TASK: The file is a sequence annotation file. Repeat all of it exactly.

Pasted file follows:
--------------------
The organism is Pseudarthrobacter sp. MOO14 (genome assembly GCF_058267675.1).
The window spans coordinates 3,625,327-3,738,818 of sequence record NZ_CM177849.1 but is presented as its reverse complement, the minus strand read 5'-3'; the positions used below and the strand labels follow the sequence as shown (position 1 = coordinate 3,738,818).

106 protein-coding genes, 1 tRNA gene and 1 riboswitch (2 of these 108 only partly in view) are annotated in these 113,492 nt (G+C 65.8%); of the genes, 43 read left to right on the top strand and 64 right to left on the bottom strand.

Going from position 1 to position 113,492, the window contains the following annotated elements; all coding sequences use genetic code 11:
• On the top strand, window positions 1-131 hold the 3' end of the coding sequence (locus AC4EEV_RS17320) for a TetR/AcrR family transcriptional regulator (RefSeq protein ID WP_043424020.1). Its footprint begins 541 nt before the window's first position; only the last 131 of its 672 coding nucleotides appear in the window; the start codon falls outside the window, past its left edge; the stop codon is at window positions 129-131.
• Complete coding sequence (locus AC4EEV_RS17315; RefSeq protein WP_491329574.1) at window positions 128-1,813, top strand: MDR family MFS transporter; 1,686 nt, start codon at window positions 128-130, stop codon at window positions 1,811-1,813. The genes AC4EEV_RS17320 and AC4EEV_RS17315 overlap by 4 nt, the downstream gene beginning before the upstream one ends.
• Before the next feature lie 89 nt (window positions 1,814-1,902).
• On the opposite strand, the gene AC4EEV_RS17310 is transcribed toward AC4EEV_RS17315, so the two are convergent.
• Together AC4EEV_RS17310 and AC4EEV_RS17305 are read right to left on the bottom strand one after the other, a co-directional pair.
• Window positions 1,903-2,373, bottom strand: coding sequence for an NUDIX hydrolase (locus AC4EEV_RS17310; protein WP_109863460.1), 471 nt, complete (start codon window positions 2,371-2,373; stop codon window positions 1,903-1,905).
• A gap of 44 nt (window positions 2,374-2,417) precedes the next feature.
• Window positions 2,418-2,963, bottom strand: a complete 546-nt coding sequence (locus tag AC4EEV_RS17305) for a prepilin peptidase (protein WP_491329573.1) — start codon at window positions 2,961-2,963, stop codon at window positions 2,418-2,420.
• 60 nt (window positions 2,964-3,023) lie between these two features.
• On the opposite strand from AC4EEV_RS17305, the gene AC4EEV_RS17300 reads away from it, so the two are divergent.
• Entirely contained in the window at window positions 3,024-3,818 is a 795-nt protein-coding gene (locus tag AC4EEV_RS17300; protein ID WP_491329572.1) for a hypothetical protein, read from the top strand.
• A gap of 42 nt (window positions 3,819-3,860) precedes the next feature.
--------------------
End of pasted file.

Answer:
The organism is Pseudarthrobacter sp. MOO14 (genome assembly GCF_058267675.1).
The window spans coordinates 3,625,327-3,738,818 of sequence record NZ_CM177849.1 but is presented as its reverse complement, the minus strand read 5'-3'; the positions used below and the strand labels follow the sequence as shown (position 1 = coordinate 3,738,818).

106 protein-coding genes, 1 tRNA gene and 1 riboswitch (2 of these 108 only partly in view) are annotated in these 113,492 nt (G+C 65.8%); of the genes, 43 read left to right on the top strand and 64 right to left on the bottom strand.

Going from position 1 to position 113,492, the window contains the following annotated elements; all coding sequences use genetic code 11:
• On the top strand, window positions 1-131 hold the 3' end of the coding sequence (locus AC4EEV_RS17320) for a TetR/AcrR family transcriptional regulator (RefSeq protein ID WP_043424020.1). Its footprint begins 541 nt before the window's first position; only the last 131 of its 672 coding nucleotides appear in the window; the start codon falls outside the window, past its left edge; the stop codon is at window positions 129-131.
• Complete coding sequence (locus AC4EEV_RS17315; RefSeq protein WP_491329574.1) at window positions 128-1,813, top strand: MDR family MFS transporter; 1,686 nt, start codon at window positions 128-130, stop codon at window positions 1,811-1,813. The genes AC4EEV_RS17320 and AC4EEV_RS17315 overlap by 4 nt, the downstream gene beginning before the upstream one ends.
• Before the next feature lie 89 nt (window positions 1,814-1,902).
• On the opposite strand, the gene AC4EEV_RS17310 is transcribed toward AC4EEV_RS17315, so the two are convergent.
• Together AC4EEV_RS17310 and AC4EEV_RS17305 are read right to left on the bottom strand one after the other, a co-directional pair.
• Window positions 1,903-2,373, bottom strand: coding sequence for an NUDIX hydrolase (locus AC4EEV_RS17310; protein WP_109863460.1), 471 nt, complete (start codon window positions 2,371-2,373; stop codon window positions 1,903-1,905).
• A gap of 44 nt (window positions 2,374-2,417) precedes the next feature.
• Window positions 2,418-2,963, bottom strand: a complete 546-nt coding sequence (locus tag AC4EEV_RS17305) for a prepilin peptidase (protein WP_491329573.1) — start codon at window positions 2,961-2,963, stop codon at window positions 2,418-2,420.
• 60 nt (window positions 2,964-3,023) lie between these two features.
• On the opposite strand from AC4EEV_RS17305, the gene AC4EEV_RS17300 reads away from it, so the two are divergent.
• Entirely contained in the window at window positions 3,024-3,818 is a 795-nt protein-coding gene (locus tag AC4EEV_RS17300; protein ID WP_491329572.1) for a hypothetical protein, read from the top strand.
• A gap of 42 nt (window positions 3,819-3,860) precedes the next feature.